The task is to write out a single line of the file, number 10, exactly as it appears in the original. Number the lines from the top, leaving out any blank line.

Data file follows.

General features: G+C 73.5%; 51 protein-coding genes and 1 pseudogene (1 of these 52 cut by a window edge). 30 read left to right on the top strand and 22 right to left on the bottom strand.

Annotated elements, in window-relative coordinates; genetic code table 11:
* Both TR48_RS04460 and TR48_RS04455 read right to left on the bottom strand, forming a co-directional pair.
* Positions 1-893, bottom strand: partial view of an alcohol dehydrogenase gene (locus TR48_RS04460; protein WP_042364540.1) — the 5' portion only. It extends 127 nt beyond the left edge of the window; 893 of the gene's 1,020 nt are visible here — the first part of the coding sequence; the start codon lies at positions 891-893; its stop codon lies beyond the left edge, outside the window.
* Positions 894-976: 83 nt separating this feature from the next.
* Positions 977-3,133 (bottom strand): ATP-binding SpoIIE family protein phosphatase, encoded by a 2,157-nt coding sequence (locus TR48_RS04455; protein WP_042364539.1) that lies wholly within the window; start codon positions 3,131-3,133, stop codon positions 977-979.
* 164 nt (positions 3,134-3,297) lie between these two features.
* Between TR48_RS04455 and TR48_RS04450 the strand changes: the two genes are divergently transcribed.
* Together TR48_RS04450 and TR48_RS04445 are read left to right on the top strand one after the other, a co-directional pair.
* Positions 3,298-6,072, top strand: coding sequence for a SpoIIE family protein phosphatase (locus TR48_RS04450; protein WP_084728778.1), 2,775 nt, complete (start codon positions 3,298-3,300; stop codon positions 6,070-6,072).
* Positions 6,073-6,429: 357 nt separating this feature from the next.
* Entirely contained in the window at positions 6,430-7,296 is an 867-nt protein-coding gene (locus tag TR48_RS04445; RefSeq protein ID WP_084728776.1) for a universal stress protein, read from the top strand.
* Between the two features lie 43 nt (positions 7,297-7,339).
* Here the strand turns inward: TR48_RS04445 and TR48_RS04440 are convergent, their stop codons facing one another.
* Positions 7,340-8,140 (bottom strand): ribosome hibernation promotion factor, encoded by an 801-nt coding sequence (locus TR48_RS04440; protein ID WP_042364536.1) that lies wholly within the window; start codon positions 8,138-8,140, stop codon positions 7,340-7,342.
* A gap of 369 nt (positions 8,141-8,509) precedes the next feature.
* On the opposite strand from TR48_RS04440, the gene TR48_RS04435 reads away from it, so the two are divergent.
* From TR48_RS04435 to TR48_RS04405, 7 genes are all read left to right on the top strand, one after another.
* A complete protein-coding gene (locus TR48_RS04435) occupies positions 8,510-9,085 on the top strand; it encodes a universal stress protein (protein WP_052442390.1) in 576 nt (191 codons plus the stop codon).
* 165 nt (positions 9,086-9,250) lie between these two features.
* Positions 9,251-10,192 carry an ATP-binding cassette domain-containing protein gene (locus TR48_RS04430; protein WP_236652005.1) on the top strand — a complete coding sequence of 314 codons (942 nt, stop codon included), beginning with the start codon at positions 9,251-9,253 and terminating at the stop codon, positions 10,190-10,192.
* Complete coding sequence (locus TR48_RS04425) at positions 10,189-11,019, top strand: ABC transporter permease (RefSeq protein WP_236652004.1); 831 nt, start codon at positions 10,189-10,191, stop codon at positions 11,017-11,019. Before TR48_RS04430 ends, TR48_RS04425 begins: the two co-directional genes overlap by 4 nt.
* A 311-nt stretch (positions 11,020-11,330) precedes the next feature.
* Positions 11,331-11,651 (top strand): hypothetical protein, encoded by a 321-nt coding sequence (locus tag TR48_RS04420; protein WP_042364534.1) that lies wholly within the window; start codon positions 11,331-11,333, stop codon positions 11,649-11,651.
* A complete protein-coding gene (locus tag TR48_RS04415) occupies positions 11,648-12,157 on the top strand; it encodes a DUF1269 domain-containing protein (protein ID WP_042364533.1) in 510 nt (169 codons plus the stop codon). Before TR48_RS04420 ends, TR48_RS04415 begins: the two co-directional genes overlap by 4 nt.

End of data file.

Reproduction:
* Positions 3,298-6,072, top strand: coding sequence for a SpoIIE family protein phosphatase (locus TR48_RS04450; protein WP_084728778.1), 2,775 nt, complete (start codon positions 3,298-3,300; stop codon positions 6,070-6,072).